This week, the price of crude oil jumped to almost
$100 a barrel. Heating our homes could cost us more than 20% over what we paid last year…maybe $500 extra for
the season. And gasoline may soon be nearly $4 a gallon.
The ripple effect will be seen in everything from electricity
prices to higher bills at the grocery store.
Still, everyone thought we’d stop driving when the price
at the pump hit $3. We didn’t.
We slowed our consumption of gas-guzzler SUV’s, though.
We’re evidently smart enough to realize that “something has to give.”
I remember when I was about 6 (1954) gas was a whopping 23¢ a
gallon. Grandpa owned a welding shop and sold gas. Customers came in and exchanged their dollar bills for silver dollars which
ran the coin-operated pumps.
Other pieces from the 1950’s?
A home would set you back $22,000 dollars.
A new Ford cost $1748- $3151
Bread was 18¢ a loaf
And you could mail a letter for 3¢.
Of course, the average income was around just $4500.
Some people are doing really well financially. For them, the prospect
of spending another $20 every time they fill up their vehicle or that $500 extra to heat their homes isn’t daunting.
Me? I’m daunted.
And I’m cold blooded.
And I’m old. I’m a Beyonder.
Okay, Enough whimpering. We can’t turn back the clock. We
can turn back the thermostat.
I read an article that encouraged me to take a walk around the
outside of my house. Okay, I was up for that. It was warm, the leaves were changing.
From somewhere, I heard the musical sound of wood being chopped.
Wait. That wasn’t an axe. That was my storm windows flapping
in the breeze. I guess I need to take care of that. Fix the storm windows and make sure they’re on correctly.
While I was checking out
the windows to make sure they fit tightly, a movement caught my eye. My grandson was waving at me through a gap in the
siding. I have a feeling the warm fuzzies I get from that wave won’t help much when the snow flies. Fix gaps in siding.
I would have stayed outside a bit longer, except for the piece
of insulation that fell from the roof and hit me smack on the head. It didn’t bleed much. Still, I made a mental note: Make sure the skylights, chimneys and vents
are tightly and securely insulated.
I went inside, iced my head and continued my inspection. The attic
has always scared me. There are things up there that go bump!
But in the daylight, I realized the noise came from wind coming
in around the air ducts. And from the door to the main house rattling in the air currents. Gotta caulk and insulate up there: At least 10 inches of fiberglass insulation on the attic floor.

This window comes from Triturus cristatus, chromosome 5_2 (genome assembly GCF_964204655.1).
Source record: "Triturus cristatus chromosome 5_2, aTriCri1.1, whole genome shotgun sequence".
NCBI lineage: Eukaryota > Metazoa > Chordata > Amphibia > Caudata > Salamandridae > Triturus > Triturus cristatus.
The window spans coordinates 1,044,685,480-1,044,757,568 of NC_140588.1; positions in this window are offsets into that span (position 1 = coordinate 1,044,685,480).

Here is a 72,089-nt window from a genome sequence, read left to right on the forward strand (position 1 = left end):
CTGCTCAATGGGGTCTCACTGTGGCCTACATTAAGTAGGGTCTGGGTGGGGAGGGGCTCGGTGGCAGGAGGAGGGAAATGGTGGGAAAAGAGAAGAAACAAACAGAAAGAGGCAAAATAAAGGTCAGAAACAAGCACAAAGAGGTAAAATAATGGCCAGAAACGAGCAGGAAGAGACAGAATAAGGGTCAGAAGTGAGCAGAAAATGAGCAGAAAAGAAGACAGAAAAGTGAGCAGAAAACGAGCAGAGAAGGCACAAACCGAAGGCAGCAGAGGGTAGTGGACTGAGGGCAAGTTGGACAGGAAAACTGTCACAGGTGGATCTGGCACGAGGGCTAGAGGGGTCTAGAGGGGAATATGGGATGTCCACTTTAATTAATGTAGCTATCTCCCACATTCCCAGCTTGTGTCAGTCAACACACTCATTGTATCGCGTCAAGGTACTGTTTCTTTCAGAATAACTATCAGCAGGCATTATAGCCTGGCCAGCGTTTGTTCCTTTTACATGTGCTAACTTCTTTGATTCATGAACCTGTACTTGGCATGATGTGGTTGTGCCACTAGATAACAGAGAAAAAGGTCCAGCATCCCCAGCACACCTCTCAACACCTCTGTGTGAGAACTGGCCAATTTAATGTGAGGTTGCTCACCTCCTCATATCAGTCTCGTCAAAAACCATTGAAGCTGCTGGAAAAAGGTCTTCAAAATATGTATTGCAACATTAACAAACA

The doors could use a
little weather-stripping, too. Maybe some foam strips to make them fit tighter.
And the article I read said to feel the roof. If the roof is damp, there may be places where moisture and cold could enter. Find them and fill
The article said to go to the above ground floors next. It said
to feel the area around light fixtures, windows, doors, electrical outlets and exhaust
fans. A little note here…it works best to shut off the fans before
you stick your hand in there. Again, not much blood.
If you feel cold air coming in, you need to caulk, or somehow fill the gaps. There are gaskets made to fit behind the outlet coverings.
Air conditioners let the
cold in, and the heat out. Take them out and store them, if you can. (Careful
here, as you could cause some more of those pesky gaps if the unit isn’t made to remove.) If you can’t take them out, surround them with fiberglass insulation and use duct tape to cover that with plastic
The article said a ¼ inch
gap at an exterior door has the same effect on heating a room as a 4” square hole in the middle of a wall!
The article said to also
check the entry spots for telephone, computer and television cables. You might want to caulk around those. And if the gap
is larger than ½” use expanding foam to fill it.
Okay. I also read that
cobwebs are a sure sign of drafts. The spiders have to be getting in somewhere.
At my house, cobwebs are a sign that I don’t want to climb
up on the stepladder today. Maybe tomorrow. (Daddy long legs are our friends, consuming their weights in mosquitoes.)
Vacuum the cooling coils
on the back of your fridge. Dust makes them work harder. (I pulled out three dust bunnies from behind my refrigerator,
They smelled funky. They had tails.
Change the furnace filters
often. Dirty filters make the unit work harder and use more fuel
Consider lowering the
temperature on your hot water heater. A household of four people taking five-
minute showers every day uses a lifetime supply of drinking water for one person every six months! I’m not lowering
mine much, I’ll just drink less water.
And turn down your thermostat
on your furnace. To 68 degrees.
Unless you’re a Beyonder, and cold blooded. Then consider
no more than 70, and wear a sweater. Or a parka. Maybe watch TV from a sleeping bag…an outdoor-approved type with a
smooth zipper so you don’t get stuck in case you need to go to the bathroom (Just being honest here. I’m a Beyonder,
In the kitchen, the article
said, flip your refrigerator’s anti-sweat heater switch
(whatever that is) to “save energy.”
And get rid of the “beer
fridge” in the basement…it can cost up to $80 a year.
Dust all light bulbs…dirty
bulbs don’t give as much light. (that’s okay in my book because then you can’t see the dust on everything
Switch to the new compact
fluorescent bulbs. They’re more energy efficient and last
AND TO SAVE GAS IN YOU CAR:
1) TURN OFF THE IGNITION WHEN IT IS STOPPED. 10 SECONDS OF IDLING USES MORE FUEL THAN RESTARTING THE ENGINE.
2) IN THE WINTER, DON’T IDLE A COLD ENGINE FOR MORE
THAN 30 SECONDS BEFORE DRIVING AWAY.
3) AVOID AGGRESSIVE DRIVING…JACKRABBIT STARTS AND
HARD BRAKING CAN INCREASE FUEL CONSUMPTION BY 39%.